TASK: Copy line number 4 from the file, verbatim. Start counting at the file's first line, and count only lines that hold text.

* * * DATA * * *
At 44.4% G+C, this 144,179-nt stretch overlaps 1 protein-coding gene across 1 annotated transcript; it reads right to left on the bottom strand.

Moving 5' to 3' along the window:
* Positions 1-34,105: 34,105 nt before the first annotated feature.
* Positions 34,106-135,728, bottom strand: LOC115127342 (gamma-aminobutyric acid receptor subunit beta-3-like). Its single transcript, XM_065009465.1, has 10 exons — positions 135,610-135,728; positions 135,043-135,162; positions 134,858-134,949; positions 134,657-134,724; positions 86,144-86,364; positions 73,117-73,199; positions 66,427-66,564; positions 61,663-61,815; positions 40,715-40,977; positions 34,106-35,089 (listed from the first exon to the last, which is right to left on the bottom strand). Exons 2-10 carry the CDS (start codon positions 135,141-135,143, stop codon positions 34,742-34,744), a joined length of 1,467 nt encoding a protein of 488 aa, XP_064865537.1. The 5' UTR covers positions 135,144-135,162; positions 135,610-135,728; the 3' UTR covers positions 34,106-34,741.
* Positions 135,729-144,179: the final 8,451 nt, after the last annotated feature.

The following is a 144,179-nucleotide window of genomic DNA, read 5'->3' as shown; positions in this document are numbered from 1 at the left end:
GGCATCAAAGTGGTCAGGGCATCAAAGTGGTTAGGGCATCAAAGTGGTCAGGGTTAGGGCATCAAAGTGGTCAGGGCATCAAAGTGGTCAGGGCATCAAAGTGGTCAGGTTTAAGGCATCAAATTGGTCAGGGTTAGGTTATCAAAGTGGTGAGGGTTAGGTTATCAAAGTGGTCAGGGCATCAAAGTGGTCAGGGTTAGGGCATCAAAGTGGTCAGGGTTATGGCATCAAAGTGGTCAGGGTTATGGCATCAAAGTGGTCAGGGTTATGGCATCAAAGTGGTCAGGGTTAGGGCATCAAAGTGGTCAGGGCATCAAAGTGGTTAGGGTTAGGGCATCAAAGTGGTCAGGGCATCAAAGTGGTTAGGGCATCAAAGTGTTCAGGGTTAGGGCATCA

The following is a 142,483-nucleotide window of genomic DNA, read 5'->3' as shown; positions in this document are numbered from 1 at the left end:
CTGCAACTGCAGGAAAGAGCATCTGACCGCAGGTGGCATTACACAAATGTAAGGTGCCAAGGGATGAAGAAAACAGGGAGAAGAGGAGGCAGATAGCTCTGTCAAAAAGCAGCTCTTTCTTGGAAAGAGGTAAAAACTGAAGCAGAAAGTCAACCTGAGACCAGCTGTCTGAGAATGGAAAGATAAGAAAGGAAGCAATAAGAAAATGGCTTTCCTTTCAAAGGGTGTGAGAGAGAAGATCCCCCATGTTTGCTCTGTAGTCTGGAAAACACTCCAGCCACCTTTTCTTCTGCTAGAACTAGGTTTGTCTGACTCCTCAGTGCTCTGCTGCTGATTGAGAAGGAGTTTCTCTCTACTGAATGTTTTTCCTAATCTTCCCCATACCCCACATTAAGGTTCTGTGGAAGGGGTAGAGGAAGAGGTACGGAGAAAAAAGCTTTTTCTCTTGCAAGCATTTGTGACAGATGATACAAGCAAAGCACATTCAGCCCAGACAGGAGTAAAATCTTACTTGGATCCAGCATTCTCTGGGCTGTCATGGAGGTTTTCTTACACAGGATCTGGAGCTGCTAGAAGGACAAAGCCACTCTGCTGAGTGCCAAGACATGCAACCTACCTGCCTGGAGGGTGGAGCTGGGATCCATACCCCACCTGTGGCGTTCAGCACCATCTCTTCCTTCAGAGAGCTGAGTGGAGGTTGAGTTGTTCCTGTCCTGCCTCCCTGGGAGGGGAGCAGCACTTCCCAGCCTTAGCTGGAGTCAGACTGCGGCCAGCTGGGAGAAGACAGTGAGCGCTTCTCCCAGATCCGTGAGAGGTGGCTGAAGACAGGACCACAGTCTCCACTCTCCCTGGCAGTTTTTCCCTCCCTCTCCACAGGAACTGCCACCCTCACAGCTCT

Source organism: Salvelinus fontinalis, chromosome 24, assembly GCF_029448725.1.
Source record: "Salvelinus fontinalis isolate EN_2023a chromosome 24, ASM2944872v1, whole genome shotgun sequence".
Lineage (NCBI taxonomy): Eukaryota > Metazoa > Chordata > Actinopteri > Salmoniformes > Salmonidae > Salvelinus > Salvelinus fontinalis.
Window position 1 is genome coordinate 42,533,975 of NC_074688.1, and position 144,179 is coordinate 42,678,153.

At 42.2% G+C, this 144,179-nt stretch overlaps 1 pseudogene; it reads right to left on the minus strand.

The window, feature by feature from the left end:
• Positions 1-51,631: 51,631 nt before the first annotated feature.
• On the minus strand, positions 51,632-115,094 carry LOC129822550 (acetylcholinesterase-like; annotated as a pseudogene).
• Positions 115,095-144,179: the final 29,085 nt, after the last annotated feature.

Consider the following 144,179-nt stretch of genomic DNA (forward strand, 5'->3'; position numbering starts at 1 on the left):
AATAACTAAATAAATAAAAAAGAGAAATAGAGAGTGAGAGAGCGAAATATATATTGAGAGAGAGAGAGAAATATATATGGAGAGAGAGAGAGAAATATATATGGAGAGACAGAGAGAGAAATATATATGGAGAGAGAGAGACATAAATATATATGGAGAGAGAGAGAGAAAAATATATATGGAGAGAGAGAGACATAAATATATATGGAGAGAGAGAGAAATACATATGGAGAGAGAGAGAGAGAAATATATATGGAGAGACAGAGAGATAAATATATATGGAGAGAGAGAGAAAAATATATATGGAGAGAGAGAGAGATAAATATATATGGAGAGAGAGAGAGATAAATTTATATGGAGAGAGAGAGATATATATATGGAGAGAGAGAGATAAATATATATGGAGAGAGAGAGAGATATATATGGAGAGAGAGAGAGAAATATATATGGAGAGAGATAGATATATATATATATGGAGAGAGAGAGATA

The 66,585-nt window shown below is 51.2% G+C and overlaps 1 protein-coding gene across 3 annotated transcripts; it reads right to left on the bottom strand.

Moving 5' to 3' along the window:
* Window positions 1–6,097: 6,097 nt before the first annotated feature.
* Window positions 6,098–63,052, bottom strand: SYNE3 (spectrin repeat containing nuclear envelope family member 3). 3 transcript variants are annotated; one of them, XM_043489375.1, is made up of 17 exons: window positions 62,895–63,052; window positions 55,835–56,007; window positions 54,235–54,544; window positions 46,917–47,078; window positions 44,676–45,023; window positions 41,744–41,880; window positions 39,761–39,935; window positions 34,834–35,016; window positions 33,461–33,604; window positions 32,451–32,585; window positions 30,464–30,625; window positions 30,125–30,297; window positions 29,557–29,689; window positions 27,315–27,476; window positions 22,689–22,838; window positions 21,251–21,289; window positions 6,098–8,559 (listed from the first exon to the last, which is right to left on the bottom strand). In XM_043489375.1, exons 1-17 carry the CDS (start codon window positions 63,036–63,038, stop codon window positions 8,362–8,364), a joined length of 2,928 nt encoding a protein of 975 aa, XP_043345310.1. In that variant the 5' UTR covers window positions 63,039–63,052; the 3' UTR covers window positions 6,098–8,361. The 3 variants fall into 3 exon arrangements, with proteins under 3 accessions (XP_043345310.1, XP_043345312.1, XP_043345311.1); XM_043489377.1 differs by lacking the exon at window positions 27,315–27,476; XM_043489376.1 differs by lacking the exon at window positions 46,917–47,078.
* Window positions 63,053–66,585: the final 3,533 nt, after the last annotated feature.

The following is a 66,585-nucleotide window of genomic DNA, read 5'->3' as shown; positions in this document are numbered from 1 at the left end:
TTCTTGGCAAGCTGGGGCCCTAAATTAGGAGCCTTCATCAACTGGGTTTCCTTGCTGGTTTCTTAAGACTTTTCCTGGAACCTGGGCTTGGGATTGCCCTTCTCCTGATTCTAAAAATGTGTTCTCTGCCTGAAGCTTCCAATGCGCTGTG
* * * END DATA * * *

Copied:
* Positions 34,106-135,728, bottom strand: LOC115127342 (gamma-aminobutyric acid receptor subunit beta-3-like). Its single transcript, XM_065009465.1, has 10 exons — positions 135,610-135,728; positions 135,043-135,162; positions 134,858-134,949; positions 134,657-134,724; positions 86,144-86,364; positions 73,117-73,199; positions 66,427-66,564; positions 61,663-61,815; positions 40,715-40,977; positions 34,106-35,089 (listed from the first exon to the last, which is right to left on the bottom strand). Exons 2-10 carry the CDS (start codon positions 135,141-135,143, stop codon positions 34,742-34,744), a joined length of 1,467 nt encoding a protein of 488 aa, XP_064865537.1. The 5' UTR covers positions 135,144-135,162; positions 135,610-135,728; the 3' UTR covers positions 34,106-34,741.